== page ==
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If a national crisis can prove great fodder for comedy, then why not a personal one? Noah Baumbach and Greta Gerwig’s Frances Ha is another of the year’s funniest films, finding humor in the aimless struggle of twenty-somethings in modern day New York City. A film which began as a series of emails with fragments of ideas – scenes, characters, situations – Frances slowly congealed as a whimsical ode to anxiety. Baumbach and Gerwig squeeze every melancholic ounce of joy from their heroine’s lifestyle, highlighting the ways an indifferent world can still hold some promise of happiness.

Gerwig stars as Frances, a semi-young semi-professional dancer – just two examples of the film’s many “semis.” When her best friend/roommate/figurative-partner-in-crime (Mickey Sumner) moves in with a boyfriend, Frances couch surfs across Brooklyn (through maybe stumble is more apt than surf) while vaguely grasping at adulthood. She has a giant heart but struggles with how to wield it – she’ll run completely across town to an ATM in order to pay for a dinner date, or spontaneously make omelets late at night when her friends consider takeout – and at one point unabashedly apologizes for “not being a real person.” Gerwig brings an effervescence and charm to Frances’s foibles, and it’s hard not to root for her despite her self-thwarting idealism.

Unlike the prickly, skeptical slants of Baumbach’s last three films, Frances doesn’t admonish the wayward lives of its characters, instead highlighting the hilarity of their coping mechanisms. There’s a warmth and verve here that harken back to 1995’s Kicking and Screaming. Just as in that film, Baumbach depicts of a milieu of privilege and the at-times trivial nature of its issues – case in point, Frances’s friend Benji casually toils away on an unsolicited Gremlins 3 script. Baumbach has a skill for locating the endearingly familiar from the mundane – because these characters are largely idle, there’s space to include non-sequitors such as Frances pressing her arms in a doorway and then letting them drift upward. Through economic concerns provide a context for Frances’s journey, Baumbach declines to become preachy on the subject, instead allowing events to play out free of judgment.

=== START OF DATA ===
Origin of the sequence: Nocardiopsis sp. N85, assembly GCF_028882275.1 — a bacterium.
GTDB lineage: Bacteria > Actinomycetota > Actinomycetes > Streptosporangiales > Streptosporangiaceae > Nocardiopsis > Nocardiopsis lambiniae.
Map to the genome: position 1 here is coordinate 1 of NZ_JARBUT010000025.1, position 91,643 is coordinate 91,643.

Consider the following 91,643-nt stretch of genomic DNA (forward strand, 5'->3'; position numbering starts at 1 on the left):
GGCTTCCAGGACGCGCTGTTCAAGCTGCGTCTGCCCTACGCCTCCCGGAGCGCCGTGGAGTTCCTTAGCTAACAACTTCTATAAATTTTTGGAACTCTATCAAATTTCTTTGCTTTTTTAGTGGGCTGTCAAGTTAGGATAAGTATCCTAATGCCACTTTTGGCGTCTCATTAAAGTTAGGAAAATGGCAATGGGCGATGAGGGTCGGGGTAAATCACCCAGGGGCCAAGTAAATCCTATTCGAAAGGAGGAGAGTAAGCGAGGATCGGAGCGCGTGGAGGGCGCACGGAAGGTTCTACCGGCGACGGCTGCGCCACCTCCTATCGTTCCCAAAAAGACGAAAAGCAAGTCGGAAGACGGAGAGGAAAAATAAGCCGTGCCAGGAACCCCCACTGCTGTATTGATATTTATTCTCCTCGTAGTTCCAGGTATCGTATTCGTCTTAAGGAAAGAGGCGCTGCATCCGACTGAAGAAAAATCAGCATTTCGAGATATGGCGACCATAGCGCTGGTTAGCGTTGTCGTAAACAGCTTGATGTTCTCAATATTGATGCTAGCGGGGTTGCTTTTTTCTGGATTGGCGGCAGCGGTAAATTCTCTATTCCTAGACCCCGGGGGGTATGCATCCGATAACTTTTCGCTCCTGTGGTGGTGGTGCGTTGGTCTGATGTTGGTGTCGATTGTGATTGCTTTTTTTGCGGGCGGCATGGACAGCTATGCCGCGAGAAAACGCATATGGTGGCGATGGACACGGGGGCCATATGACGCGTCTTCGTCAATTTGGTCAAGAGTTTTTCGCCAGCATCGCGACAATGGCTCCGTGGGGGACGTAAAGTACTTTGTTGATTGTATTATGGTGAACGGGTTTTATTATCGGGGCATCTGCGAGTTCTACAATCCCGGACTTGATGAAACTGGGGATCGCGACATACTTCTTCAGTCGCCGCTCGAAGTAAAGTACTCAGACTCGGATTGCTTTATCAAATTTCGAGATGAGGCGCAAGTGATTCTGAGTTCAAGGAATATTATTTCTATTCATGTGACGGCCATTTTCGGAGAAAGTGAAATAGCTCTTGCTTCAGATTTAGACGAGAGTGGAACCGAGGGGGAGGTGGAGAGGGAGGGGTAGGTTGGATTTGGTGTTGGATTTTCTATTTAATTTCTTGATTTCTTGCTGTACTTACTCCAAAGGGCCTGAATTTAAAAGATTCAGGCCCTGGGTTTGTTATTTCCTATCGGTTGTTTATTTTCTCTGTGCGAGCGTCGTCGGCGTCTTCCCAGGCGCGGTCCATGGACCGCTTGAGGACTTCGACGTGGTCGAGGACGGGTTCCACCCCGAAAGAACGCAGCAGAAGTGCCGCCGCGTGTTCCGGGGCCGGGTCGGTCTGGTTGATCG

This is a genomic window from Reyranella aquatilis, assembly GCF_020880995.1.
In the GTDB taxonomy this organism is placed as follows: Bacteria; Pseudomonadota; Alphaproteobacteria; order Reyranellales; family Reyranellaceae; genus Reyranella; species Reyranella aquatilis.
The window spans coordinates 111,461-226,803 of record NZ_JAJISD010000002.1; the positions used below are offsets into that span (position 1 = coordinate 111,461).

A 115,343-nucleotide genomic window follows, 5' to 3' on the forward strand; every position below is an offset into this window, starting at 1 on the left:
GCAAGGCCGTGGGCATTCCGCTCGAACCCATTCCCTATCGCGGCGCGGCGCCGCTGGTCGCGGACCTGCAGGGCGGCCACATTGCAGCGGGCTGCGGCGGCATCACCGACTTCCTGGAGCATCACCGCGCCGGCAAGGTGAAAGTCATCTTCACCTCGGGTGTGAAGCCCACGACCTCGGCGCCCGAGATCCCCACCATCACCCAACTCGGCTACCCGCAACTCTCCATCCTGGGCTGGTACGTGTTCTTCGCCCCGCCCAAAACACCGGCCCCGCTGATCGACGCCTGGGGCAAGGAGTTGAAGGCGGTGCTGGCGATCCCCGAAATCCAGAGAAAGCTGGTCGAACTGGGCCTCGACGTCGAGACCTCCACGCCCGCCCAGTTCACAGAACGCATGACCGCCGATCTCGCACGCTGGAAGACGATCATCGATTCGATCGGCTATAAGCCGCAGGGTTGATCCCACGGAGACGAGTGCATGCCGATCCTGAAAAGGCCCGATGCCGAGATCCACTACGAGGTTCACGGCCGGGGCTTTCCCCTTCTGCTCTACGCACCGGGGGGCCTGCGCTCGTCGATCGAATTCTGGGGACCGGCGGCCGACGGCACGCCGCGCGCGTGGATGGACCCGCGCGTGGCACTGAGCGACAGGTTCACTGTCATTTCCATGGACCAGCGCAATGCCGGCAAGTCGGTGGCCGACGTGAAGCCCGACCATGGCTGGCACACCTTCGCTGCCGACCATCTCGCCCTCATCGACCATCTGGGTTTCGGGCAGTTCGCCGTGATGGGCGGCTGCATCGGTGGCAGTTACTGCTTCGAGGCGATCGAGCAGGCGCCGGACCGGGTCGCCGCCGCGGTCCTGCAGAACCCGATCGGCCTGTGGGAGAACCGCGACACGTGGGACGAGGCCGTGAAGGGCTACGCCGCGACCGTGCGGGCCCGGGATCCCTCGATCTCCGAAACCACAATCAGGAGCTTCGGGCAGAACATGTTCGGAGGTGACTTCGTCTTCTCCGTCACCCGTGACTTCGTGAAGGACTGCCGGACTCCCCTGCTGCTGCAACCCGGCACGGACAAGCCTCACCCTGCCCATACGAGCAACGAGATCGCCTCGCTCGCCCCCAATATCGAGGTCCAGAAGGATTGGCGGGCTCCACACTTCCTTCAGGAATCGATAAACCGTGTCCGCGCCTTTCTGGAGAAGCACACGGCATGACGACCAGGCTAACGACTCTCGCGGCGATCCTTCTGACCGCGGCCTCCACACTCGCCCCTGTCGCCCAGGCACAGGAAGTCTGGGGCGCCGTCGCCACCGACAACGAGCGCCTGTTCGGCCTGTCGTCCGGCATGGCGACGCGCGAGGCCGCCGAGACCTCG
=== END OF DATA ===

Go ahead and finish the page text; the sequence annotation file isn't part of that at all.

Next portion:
Baumbach has always been something of a successor to Woody Allen, and the use of black-and-white in New York makes it seem like Frances could be inhabiting an actual Woody Allen film. Frances’s rapid editing style, culled in part from the French New Wave, is almost a distilled form of sketch comedy – scenes are pared down to their essential comedic element – we get the punchline and continue on. Like a collage, the style allows these distinct little moments to accumulate into a complete portrait of Frances the world she inhabits. Because the film hones in so distinctly on these minute details, the viewer’s resonance may vary depending on their familiarity to such situations.

The film explores that transitory period between structured education and self-sustained adulthood, which at times can feel more like a purgatory. There’s a sense that Frances is running in circles – between jobs, apartments, and friends – without really ever getting anywhere. Key to the film’s success is her warped sense of humor, which never allows the story to become overly cynical. Though Baumbach conclusion is upbeat it tone, it’s nonetheless cut with a hint of futility. There’s something commendable in seeing Frances emerge from her myriad miscues without a completely crushed spirit. Both Frances Ha and No perform the tricky balancing act between outright absurdity and serious drama. Ultimately its in both films’ rejection of a stodgy seriousness that entrances us to feel all the more.